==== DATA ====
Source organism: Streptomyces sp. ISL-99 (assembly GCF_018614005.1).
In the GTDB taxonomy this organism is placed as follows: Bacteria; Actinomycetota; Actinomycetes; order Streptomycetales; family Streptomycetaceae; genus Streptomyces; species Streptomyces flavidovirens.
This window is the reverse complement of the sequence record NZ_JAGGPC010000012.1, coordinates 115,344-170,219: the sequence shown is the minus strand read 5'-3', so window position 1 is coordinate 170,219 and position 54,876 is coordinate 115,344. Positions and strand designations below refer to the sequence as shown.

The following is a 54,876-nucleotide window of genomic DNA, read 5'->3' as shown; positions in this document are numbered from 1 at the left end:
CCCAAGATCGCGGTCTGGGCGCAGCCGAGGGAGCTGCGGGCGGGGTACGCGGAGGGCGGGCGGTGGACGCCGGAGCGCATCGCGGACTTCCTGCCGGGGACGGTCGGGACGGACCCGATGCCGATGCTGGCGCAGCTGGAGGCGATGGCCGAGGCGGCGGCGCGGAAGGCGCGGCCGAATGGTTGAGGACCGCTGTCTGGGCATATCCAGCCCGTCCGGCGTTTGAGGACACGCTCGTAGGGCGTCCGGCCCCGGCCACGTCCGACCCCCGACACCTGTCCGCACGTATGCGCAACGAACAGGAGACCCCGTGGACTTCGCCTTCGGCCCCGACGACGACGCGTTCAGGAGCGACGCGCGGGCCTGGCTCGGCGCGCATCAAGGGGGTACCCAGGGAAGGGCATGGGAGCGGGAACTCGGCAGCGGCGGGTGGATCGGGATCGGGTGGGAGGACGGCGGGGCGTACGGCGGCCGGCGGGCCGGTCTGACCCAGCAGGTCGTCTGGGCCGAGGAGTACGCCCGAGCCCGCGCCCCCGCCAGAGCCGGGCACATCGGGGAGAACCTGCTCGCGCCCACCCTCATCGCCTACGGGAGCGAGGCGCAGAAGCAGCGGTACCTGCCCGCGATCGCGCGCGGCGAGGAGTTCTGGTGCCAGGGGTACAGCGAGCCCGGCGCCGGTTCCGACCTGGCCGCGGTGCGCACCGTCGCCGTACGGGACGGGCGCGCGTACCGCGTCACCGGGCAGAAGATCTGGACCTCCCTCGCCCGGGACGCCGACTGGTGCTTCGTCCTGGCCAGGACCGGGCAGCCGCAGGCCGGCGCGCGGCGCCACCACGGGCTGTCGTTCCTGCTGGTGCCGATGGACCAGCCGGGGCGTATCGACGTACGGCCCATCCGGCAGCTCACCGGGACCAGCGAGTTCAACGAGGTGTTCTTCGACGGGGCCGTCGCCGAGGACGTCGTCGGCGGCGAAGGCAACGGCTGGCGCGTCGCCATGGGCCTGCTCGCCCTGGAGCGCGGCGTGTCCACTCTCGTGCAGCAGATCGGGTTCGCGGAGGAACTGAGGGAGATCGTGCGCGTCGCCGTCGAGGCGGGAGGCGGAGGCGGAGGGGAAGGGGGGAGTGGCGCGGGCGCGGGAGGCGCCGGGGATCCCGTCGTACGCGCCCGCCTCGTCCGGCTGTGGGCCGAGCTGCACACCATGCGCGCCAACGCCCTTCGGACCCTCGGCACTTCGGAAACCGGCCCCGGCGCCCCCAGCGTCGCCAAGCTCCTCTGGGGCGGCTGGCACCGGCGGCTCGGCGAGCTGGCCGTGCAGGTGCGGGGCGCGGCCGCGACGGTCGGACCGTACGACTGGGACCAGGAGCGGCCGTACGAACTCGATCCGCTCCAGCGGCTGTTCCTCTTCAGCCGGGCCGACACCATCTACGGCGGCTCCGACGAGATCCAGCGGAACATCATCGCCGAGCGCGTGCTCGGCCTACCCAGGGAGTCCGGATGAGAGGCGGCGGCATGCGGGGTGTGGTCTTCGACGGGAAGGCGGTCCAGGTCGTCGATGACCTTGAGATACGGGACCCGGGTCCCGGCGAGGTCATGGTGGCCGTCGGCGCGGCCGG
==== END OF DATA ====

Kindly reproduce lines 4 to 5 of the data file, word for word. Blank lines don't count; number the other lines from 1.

The following is a 54,876-nucleotide window of genomic DNA, read 5'->3' as shown; positions in this document are numbered from 1 at the left end:
CCCAAGATCGCGGTCTGGGCGCAGCCGAGGGAGCTGCGGGCGGGGTACGCGGAGGGCGGGCGGTGGACGCCGGAGCGCATCGCGGACTTCCTGCCGGGGACGGTCGGGACGGACCCGATGCCGATGCTGGCGCAGCTGGAGGCGATGGCCGAGGCGGCGGCGCGGAAGGCGCGGCCGAATGGTTGAGGACCGCTGTCTGGGCATATCCAGCCCGTCCGGCGTTTGAGGACACGCTCGTAGGGCGTCCGGCCCCGGCCACGTCCGACCCCCGACACCTGTCCGCACGTATGCGCAACGAACAGGAGACCCCGTGGACTTCGCCTTCGGCCCCGACGACGACGCGTTCAGGAGCGACGCGCGGGCCTGGCTCGGCGCGCATCAAGGGGGTACCCAGGGAAGGGCATGGGAGCGGGAACTCGGCAGCGGCGGGTGGATCGGGATCGGGTGGGAGGACGGCGGGGCGTACGGCGGCCGGCGGGCCGGTCTGACCCAGCAGGTCGTCTGGGCCGAGGAGTACGCCCGAGCCCGCGCCCCCGCCAGAGCCGGGCACATCGGGGAGAACCTGCTCGCGCCCACCCTCATCGCCTACGGGAGCGAGGCGCAGAAGCAGCGGTACCTGCCCGCGATCGCGCGCGGCGAGGAGTTCTGGTGCCAGGGGTACAGCGAGCCCGGCGCCGGTTCCGACCTGGCCGCGGTGCGCACCGTCGCCGTACGGGACGGGCGCGCGTACCGCGTCACCGGGCAGAAGATCTGGACCTCCCTCGCCCGGGACGCCGACTGGTGCTTCGTCCTGGCCAGGACCGGGCAGCCGCAGGCCGGCGCGCGGCGCCACCACGGGCTGTCGTTCCTGCTGGTGCCGATGGACCAGCCGGGGCGTATCGACGTACGGCCCATCCGGCAGCTCACCGGGACCAGCGAGTTCAACGAGGTGTTCTTCGACGGGGCCGTCGCCGAGGACGTCGTCGGCGGCGAAGGCAACGGCTGGCGCGTCGCCATGGGCCTGCTCGCCCTGGAGCGCGGCGTGTCCACTCTCGTGCAGCAGATCGGGTTCGCGGAGGAACTGAGGGAGATCGTGCGCGTCGCCGTCGAGGCGGGAGGCGGAGGCGGAGGGGAAGGGGGGAGTGGCGCGGGCGCGGGAGGCGCCGGGGATCCCGTCGTACGCGCCCGCCTCGTCCGGCTGTGGGCCGAGCTGCACACCATGCGCGCCAACGCCCTTCGGACCCTCGGCACTTCGGAAACCGGCCCCGGCGCCCCCAGCGTCGCCAAGCTCCTCTGGGGCGGCTGGCACCGGCGGCTCGGCGAGCTGGCCGTGCAGGTGCGGGGCGCGGCCGCGACGGTCGGACCGTACGACTGGGACCAGGAGCGGCCGTACGAACTCGATCCGCTCCAGCGGCTGTTCCTCTTCAGCCGGGCCGACACCATCTACGGCGGCTCCGACGAGATCCAGCGGAACATCATCGCCGAGCGCGTGCTCGGCCTACCCAGGGAGTCCGGATGAGAGGCGGCGGCATGCGGGGTGTGGTCTTCGACGGGAAGGCGGTCCAGGTCGTCGATGACCTTGAGATACGGGACCCGGGTCCCGGCGAGGTCATGGTGGCCGTCGGCGCGGCCGG